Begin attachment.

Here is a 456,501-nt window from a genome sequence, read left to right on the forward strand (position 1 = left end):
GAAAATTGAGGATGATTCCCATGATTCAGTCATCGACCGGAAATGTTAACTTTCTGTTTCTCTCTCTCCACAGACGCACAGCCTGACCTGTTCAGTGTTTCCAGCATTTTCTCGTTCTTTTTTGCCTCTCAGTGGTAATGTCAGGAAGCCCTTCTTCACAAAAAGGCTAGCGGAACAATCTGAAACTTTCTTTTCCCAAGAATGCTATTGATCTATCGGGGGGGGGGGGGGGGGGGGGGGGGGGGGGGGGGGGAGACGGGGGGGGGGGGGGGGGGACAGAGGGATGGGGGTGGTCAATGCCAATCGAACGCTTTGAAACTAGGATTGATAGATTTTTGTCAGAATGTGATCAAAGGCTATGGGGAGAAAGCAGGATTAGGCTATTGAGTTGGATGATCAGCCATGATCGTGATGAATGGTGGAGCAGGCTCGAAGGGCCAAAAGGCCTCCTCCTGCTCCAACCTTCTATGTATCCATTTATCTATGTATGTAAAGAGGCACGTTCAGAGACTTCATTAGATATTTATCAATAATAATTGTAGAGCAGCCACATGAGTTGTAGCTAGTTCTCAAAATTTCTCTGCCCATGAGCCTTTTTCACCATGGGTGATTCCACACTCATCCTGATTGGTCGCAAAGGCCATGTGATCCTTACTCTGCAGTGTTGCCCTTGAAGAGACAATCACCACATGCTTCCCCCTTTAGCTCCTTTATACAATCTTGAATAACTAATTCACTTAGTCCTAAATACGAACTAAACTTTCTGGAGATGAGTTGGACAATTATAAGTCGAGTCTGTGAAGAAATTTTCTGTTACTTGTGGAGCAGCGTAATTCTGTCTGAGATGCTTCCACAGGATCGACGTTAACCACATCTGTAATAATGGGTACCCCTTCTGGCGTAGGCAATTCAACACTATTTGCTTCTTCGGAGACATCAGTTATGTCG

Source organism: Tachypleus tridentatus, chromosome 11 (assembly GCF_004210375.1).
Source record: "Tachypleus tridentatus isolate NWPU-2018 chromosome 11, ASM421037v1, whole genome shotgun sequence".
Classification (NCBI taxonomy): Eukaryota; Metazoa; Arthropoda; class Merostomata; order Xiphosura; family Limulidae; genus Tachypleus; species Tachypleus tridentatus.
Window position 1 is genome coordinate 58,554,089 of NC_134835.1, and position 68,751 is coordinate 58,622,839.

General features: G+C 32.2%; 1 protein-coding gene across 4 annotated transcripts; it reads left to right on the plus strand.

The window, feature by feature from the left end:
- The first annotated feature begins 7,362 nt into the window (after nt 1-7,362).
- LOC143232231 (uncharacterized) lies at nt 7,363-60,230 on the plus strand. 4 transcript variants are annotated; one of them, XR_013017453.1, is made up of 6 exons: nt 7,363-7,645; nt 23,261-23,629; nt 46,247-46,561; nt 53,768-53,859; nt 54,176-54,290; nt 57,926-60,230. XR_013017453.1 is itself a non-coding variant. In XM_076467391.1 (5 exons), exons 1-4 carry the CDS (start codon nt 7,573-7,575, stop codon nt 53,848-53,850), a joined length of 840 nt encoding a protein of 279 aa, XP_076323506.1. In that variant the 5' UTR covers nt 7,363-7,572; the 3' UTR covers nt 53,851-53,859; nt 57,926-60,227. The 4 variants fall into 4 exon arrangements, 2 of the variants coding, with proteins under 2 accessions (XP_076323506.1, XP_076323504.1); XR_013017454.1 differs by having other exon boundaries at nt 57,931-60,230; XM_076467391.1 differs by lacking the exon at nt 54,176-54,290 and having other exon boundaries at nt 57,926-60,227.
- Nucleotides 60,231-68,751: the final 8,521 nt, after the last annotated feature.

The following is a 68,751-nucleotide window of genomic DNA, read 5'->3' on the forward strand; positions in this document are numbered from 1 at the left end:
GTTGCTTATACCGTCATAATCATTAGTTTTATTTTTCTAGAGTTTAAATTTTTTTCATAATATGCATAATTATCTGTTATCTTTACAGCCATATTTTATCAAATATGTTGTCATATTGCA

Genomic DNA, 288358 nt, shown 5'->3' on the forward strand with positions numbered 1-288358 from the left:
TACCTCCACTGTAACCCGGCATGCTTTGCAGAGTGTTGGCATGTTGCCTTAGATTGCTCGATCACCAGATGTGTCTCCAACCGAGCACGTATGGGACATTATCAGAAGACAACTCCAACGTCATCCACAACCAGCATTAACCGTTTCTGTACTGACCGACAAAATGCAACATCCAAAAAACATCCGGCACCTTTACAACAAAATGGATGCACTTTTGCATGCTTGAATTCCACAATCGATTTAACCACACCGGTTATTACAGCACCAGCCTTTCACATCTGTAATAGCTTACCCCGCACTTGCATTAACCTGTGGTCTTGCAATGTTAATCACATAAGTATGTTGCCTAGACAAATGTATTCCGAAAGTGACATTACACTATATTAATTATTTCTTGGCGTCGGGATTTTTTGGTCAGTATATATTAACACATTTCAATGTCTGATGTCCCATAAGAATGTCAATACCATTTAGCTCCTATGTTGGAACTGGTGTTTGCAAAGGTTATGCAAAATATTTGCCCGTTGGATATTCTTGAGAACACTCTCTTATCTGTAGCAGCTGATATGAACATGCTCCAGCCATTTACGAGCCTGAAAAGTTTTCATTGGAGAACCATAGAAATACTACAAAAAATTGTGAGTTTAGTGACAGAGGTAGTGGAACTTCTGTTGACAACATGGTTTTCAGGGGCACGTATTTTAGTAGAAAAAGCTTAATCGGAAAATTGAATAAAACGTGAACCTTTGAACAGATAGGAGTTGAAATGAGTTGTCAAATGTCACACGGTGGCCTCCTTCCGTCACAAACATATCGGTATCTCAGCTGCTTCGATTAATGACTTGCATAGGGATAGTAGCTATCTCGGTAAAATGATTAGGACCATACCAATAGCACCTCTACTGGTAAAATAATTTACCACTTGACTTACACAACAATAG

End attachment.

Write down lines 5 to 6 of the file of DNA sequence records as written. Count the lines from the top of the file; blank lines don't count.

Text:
Classification (NCBI taxonomy): Eukaryota; Metazoa; Arthropoda; class Merostomata; order Xiphosura; family Limulidae; genus Tachypleus; species Tachypleus tridentatus.
Window position 1 is genome coordinate 58,554,089 of NC_134835.1, and position 68,751 is coordinate 58,622,839.